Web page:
Equal Employment Opportunity:  The U.S. Department of Justice is an Equal Opportunity/Reasonable Accommodation Employer.  Except where otherwise provided by law, there will be no discrimination because of color, race, religion, national origin, political affiliation, marital status, disability (physical or mental), age, sex, gender identity, sexual orientation, genetic information, status as a parent, membership or non-membership in an employee organization, on the basis of personal favoritism, or any other non-merit factor.  The Department of Justice welcomes and encourages applications from persons with physical and mental disabilities. The Department is firmly committed to satisfying its affirmative obligations under the Rehabilitation Act of 1973, to ensure that persons with disabilities have every opportunity to be hired and advanced on the basis of merit within the Department of Justice.

Reasonable Accommodations:  This agency provides reasonable accommodation to applicants with disabilities where appropriate. If you need a reasonable accommodation for any part of the application and hiring process, please notify the agency.  Determinations on requests for reasonable accommodation will be made on a case-by-case basis.

Outreach and Recruitment for Qualified Applicants with Disabilities:   The Department encourages qualified applicants with disabilities, including individuals with targeted/severe disabilities to apply in response to posted vacancy announcements.  Qualified applicants with targeted/severe disabilities may be eligible for direct hire, non-competitive appointment under Schedule A (5 C.F.R. § 213.3102(u)) hiring authority.  Individuals with targeted/severe disabilities are encouraged to register for the Office of Personnel Management (OPM) Shared List of People with Disabilities (the Bender Disability Employment Registry) by submitting their resume to resume@benderconsult.com and referencing "Federal Career Opportunities" in the subject line.  Additional information about the Bender Registry is available at www.benderconsult.com.  Individuals with disabilities may also contact one of the Department’s Disability Points of Contact (DPOC).  See list of DPOCs.    

Suitability and Citizenship:  It is the policy of the Department to achieve a drug-free workplace and persons selected for employment will be required to pass a drug test which screens for illegal drug use prior to final appointment.  Employment is also contingent upon the completion and satisfactory adjudication of a background investigation. Congress generally prohibits agencies from employing non-citizens within the United States, except for a few narrow exceptions as set forth in the annual Appropriations Act (see, https://www.usajobs.gov/Help/working-in-government/non-citizens/). Pursuant to DOJ component policies, only U.S. citizens are eligible for employment with the Executive Office for Immigration Review, U.S. Trustee’s Offices, and the Federal Bureau of Investigation. Unless otherwise indicated in a particular job advertisement, qualifying non-U.S. citizens meeting immigration and appropriations law criteria may apply for employment with other DOJ organizations. However, please be advised that the appointment of non-U.S. citizens is extremely rare; such appointments would be possible only if necessary to accomplish the Department's mission and would be subject to strict security requirements. Applicants who hold dual citizenship in the U.S. and another country will be considered on a case-by-case basis. All DOJ employees are subject to a residency requirement. Candidates who have lived outside the United States for two or more of the past five years will likely have difficulty being approved for appointments by the Department Security Staff. The two-year period is cumulative, not necessarily consecutive. Federal or military employees, or dependents of federal or military employees serving overseas, are excepted from this requirement.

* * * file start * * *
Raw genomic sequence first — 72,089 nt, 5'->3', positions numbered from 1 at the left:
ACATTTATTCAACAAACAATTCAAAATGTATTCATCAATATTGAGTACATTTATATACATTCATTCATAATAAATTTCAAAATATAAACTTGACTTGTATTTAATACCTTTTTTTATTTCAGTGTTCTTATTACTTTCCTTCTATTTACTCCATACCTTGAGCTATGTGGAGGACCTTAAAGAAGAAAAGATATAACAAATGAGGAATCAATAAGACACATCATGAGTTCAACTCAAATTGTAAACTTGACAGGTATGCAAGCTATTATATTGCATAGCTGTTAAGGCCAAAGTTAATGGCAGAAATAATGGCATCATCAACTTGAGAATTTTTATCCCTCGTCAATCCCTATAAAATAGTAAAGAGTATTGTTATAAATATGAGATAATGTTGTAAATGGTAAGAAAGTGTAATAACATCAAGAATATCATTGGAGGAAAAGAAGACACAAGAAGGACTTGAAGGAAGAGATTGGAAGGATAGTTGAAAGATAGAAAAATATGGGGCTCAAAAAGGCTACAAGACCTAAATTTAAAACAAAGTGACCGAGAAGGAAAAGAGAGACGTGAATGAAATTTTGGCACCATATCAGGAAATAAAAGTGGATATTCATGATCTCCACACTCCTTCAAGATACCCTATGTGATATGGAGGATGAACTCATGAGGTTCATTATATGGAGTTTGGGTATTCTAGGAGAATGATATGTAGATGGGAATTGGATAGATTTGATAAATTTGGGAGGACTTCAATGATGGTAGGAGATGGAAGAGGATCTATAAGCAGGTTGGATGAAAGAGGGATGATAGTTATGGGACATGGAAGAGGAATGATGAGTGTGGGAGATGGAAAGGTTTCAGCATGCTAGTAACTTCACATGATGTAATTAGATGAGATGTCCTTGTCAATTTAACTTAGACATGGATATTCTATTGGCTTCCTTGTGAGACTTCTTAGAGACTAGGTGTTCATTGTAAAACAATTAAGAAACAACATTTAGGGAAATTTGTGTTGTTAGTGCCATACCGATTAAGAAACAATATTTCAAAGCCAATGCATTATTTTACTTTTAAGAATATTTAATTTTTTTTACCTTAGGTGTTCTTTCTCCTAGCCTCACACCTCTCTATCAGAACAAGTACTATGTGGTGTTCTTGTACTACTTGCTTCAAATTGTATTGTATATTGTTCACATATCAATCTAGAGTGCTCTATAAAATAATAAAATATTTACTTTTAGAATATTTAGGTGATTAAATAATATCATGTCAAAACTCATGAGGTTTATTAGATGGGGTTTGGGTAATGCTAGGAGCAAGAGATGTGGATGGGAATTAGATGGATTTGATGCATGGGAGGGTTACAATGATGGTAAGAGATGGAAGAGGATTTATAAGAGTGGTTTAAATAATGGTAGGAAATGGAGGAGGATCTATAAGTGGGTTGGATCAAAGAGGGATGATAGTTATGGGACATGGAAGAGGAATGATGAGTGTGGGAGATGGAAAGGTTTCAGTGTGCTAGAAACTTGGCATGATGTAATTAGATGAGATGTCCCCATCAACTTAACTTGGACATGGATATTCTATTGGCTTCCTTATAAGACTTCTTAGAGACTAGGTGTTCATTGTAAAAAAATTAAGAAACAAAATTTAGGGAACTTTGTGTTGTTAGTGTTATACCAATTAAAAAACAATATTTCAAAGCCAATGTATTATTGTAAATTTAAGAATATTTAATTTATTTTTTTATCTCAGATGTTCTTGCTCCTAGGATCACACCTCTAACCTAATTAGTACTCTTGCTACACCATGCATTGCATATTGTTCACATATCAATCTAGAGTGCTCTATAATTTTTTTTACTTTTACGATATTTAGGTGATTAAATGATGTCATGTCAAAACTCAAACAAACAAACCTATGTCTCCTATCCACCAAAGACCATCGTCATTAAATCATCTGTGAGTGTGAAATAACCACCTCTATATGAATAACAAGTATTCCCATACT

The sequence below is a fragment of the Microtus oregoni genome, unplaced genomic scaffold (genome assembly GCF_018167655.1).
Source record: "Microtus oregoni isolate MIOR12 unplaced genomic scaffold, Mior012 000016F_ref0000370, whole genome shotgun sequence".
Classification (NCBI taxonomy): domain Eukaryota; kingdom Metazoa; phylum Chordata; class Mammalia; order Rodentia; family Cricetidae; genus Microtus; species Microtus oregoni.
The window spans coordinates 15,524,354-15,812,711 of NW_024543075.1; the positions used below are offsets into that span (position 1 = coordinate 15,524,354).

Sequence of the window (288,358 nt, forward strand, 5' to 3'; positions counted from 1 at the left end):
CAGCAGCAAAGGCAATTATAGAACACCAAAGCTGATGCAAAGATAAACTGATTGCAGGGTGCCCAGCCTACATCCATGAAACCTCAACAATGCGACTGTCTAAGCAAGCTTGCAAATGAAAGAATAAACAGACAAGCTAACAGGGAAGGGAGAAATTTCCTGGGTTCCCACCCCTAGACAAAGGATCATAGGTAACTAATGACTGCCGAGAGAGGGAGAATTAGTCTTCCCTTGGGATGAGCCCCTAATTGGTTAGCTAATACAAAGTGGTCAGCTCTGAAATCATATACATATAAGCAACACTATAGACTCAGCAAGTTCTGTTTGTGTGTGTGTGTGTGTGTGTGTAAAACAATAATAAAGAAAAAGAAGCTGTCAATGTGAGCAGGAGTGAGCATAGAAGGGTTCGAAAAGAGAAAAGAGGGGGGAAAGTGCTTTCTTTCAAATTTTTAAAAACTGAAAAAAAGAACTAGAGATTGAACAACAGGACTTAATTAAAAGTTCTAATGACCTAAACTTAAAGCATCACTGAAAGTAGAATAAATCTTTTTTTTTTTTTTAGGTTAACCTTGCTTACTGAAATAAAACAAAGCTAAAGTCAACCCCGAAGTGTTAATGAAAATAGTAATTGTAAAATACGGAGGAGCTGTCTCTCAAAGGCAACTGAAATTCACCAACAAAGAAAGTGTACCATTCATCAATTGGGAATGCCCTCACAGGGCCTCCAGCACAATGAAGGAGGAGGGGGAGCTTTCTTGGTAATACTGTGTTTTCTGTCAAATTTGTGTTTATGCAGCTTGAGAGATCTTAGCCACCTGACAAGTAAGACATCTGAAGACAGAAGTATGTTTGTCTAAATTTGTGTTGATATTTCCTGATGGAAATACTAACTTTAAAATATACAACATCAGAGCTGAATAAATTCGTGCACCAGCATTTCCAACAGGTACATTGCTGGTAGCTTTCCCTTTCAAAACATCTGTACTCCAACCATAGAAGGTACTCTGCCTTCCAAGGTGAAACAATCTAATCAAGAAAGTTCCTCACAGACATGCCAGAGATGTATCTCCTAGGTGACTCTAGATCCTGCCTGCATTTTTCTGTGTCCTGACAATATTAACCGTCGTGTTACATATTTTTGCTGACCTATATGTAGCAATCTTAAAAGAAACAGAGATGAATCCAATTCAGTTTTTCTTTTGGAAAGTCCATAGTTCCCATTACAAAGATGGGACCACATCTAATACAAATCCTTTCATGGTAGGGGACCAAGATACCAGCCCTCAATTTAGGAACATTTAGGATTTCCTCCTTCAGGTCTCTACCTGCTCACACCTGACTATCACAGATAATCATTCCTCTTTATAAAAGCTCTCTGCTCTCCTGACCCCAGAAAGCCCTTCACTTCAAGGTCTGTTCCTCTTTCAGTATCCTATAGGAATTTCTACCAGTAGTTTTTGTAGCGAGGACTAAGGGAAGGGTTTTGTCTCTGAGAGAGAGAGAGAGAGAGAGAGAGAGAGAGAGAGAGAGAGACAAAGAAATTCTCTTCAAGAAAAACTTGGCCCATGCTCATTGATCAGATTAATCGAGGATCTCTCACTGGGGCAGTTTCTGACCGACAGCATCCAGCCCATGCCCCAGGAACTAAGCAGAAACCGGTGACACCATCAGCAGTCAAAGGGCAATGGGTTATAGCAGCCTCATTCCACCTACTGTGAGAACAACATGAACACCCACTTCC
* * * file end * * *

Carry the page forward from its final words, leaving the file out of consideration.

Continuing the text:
Veterans:  There is no formal rating system for applying veterans' preference to attorney appointments in the excepted service; however, the Department of Justice considers veterans' preference eligibility as a positive factor in attorney hiring. Applicants eligible for veterans' preference must include that information in their cover letter or resume and attach supporting documentation (e.g., the DD 214, Certificate of Release or Discharge from Active Duty and other supporting documentation) to their submissions. Although the "point" system is not used, per se, applicants eligible to claim 10-point preference must submit Standard Form (SF) 15, Application for 10-Point Veteran Preference, and submit the supporting documentation required for the specific type of preference claimed (visit the OPM website, www.opm.gov/forms/pdf_fill/SF15.pdf for a copy of SF 15, which lists the types of 10-point preferences and the required supporting document(s). Applicants should note that SF 15 requires supporting documentation associated with service- connected disabilities or receipt of nonservice-connected disability pensions to be dated 1991 or later except in the case of service members submitting official statements or retirement orders from a branch of the Armed Forces showing that his  or her retirement was due to a permanent service-connected disability or that he/she was transferred to the permanent disability retired list (the statement or retirement orders must indicate that the disability is 10% or more).

 

*         *         *

 

This and other vacancy announcements can be found under Attorney Vacancies and Volunteer Legal Internships. The Department of Justice cannot control further dissemination and/or posting of information contained in this vacancy announcement. Such posting and/or dissemination is not an endorsement by the Department of the organization or group disseminating and/or posting the information.